Let’s talk about your tax dollars and public education.
Let’s talk about school districts across Pennsylvania holding reserve funds of your tax dollars in interest-bearing accounts.
State Department of Education data puts the total at the end of the 2015-16 fiscal year at $4.4 billion.
That’s with a “B.” And it’s an amount equal to 75 percent of the state budget for basic education this fiscal year.
Almost every school district (485 of 500 districts; 97 percent) shows reserves. They grow annually. In just five years, they grew by more than $1 billion. They even grow in districts that seek to raise taxes.
To me, this raises some basic questions – again.
I write about this every year. Every year, I get pretty much the same answers.
Districts need reserves in case of state budget delays. Districts face uncertain futures with regard to construction costs and ever-escalating pension costs. Reserves make it easier to borrow since moneylenders like reserves.
Fine. Some reserves are OK, even necessary.
But every year, I’m told reserves are being spent and next year’s totals will go down. Yet they never do. Not even after Gov. Corbett’s 2011 billion-dollar education cut.
So what’s with the Keystone State and education dollars? And, on this issue, when is enough enough?
“It’s typical Pennsylvania,” says Democratic State Auditor Gene DePasquale, who audits school districts. “It’s a mindset that says they have to hoard money.”
He says poorer districts deplete reserves (or have negative balances) while other districts add to reserves. He says, “How we fund our schools needs to dramatically change.”
He’s now beginning to audit reserve funds when he audits school district budgets.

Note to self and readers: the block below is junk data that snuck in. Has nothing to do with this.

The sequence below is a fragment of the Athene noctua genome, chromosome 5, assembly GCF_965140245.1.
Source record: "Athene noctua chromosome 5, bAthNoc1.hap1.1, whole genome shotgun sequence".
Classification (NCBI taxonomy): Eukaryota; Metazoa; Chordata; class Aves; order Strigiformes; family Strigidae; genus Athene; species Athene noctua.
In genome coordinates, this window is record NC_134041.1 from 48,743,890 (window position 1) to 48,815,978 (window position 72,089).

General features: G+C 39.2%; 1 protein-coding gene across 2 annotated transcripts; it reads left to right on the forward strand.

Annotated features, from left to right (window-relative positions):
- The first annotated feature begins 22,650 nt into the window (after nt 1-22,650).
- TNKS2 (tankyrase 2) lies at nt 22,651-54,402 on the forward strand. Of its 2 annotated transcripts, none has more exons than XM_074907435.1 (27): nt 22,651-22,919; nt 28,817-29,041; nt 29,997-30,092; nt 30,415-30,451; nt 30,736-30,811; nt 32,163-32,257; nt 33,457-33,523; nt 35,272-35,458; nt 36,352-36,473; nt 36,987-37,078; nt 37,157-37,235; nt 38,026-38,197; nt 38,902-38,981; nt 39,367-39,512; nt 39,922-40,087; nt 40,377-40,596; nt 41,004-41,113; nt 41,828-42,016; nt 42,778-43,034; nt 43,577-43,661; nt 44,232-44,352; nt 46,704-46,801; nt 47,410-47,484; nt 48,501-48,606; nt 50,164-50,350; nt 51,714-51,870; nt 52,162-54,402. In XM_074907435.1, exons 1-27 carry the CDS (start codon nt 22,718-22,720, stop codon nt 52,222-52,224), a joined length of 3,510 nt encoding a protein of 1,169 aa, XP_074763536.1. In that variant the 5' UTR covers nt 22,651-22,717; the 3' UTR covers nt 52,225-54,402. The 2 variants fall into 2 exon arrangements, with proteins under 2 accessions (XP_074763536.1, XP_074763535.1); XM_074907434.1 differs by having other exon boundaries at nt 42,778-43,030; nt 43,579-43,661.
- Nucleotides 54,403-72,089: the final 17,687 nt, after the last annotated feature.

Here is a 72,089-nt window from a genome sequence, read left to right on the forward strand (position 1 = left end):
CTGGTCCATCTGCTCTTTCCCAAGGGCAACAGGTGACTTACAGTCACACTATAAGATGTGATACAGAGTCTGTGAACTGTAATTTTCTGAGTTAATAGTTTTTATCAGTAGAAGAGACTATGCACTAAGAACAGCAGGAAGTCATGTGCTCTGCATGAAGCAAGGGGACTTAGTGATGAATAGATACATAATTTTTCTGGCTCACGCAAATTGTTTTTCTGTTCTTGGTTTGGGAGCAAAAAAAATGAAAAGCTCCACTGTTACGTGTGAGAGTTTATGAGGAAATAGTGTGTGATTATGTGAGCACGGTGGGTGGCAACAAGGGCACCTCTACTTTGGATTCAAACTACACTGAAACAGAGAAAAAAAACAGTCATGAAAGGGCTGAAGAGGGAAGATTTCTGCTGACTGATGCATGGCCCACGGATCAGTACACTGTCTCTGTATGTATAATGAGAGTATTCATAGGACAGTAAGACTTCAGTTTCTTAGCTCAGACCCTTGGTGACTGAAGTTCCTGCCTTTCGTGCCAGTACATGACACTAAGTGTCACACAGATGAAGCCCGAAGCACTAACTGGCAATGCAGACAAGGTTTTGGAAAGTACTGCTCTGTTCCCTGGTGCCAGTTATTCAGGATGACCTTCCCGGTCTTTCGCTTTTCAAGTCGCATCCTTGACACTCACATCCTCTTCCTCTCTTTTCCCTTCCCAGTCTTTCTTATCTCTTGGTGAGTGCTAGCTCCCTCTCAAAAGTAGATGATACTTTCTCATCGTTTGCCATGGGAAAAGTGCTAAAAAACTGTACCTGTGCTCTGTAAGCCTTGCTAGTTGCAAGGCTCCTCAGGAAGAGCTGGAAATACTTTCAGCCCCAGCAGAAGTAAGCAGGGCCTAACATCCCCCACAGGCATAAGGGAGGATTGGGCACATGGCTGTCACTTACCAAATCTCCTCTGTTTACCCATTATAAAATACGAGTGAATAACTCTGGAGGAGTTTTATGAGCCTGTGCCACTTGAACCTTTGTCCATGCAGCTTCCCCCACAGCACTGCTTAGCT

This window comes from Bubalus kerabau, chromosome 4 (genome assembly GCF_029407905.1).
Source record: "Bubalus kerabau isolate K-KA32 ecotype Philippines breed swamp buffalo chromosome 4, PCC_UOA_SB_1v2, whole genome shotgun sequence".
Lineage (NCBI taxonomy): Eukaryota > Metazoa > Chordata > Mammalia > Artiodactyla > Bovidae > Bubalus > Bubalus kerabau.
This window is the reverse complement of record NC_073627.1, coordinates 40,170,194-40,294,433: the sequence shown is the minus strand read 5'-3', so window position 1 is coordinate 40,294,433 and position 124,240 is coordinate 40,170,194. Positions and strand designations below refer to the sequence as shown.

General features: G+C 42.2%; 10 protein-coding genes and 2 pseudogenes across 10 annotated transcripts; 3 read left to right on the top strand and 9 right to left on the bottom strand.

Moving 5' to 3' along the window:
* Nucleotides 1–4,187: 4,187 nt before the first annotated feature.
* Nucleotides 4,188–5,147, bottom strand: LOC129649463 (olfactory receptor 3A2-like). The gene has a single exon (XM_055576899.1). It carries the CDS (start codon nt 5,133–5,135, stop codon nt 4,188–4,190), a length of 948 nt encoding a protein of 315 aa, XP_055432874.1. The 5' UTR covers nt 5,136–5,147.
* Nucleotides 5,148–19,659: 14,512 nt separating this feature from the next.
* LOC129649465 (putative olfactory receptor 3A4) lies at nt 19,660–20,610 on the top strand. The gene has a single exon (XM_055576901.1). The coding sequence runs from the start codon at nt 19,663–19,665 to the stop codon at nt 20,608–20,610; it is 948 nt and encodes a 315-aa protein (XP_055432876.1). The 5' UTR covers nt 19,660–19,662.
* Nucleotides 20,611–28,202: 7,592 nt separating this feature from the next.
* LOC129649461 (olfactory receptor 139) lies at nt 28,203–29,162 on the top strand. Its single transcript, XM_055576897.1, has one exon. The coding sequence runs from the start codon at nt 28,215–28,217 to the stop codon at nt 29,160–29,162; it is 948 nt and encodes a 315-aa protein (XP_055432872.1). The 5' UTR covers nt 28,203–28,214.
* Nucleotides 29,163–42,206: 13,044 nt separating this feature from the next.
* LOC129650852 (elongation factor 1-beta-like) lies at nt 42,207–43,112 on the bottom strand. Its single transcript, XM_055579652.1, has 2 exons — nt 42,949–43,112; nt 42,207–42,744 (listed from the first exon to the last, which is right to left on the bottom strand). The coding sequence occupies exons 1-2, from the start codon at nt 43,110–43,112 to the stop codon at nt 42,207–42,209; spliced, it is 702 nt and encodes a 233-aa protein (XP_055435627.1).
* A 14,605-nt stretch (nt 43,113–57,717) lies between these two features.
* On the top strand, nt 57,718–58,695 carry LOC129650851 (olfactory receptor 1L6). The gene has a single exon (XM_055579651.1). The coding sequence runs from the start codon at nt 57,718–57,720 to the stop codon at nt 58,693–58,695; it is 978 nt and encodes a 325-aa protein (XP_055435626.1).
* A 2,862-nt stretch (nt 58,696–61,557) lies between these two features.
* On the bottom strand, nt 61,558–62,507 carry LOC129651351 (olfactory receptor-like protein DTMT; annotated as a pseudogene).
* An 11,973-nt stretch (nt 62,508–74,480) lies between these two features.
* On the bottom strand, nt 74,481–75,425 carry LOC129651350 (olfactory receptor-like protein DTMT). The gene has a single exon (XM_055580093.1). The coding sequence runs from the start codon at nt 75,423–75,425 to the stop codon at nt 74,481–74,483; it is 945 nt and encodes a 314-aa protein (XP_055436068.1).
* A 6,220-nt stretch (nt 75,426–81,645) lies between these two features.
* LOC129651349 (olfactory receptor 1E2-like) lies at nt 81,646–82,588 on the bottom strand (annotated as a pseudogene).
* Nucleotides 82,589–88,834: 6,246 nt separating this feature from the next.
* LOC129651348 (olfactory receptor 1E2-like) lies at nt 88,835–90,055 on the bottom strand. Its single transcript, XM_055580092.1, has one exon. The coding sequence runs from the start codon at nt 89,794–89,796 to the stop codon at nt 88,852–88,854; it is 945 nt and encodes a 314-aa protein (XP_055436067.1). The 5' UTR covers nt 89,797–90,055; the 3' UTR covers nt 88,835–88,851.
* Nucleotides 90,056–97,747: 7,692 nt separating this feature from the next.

Gov. Wolf’s budget secretary, Randy Albright, is “not unsympathetic” to the argument many reserves are too high: “It underscores some of the inequity in the way we fund schools…we could and should begin to talk about fund balances.”
I’d note running up reserves is perfectly legal. I’d also note the legislature’s in the habit of increasing school funding, regardless of reserves.
And I’d note all seven school districts in Blair County show reserves ($91 million total), as do all 16 districts in Lancaster County ($200 million total).
As to Philly and its 'burbs, there’ve been some changes. The city’s district, historically in the red, shows $88 million in reserves for the fiscal year in question.
District CFO Uri Monson credits the turnaround to increased city revenue, refinanced high-interest debt and legislation to make the $2-per-pack cigarette tax permanent. He projects reserves of $104 million this year.
That’s roughly 3 percent of the district’s $3 billion budget. Monson says credit rating agencies recommend 5 percent to 10 percent reserves. DePasquale says Philly’s reserves are “right in the fairway of where a district should be.”
Many others are not.
A just-released analysis by the conservative Commonwealth Foundation says 220 districts hold reserves totaling 20 percent or more of their budgets. Examples: Neshaminy, Bucks County, $37 million in reserves, 21 percent of budget; Avon Grove, Chester County, $26 million, 35 percent; Colonial, Montco, $32 million, 28 percent; Lower Merion, Montco, $56 million, 24 percent.
Lower Merion was sued last year for seeking a tax increase while holding large reserves; it’s seeking a tax increase again this year.
Pittsburgh School District had the state’s largest reserve, $189 million, for the year in question. The district says the number now is $133 million.
There also are reserves held by vocational, technical and charter schools. They bump statewide totals to $4.7 billion.
Reserve data isn’t easily found. If interested, go to education.pa.gov; in the search box type “AFR data detailed;” click on it; scroll down to Miscellaneous; click on the dates beside “General Fund Balance.” Enjoy.
And ask yourself who, at the state or local level, is diligently managing your tax dollars.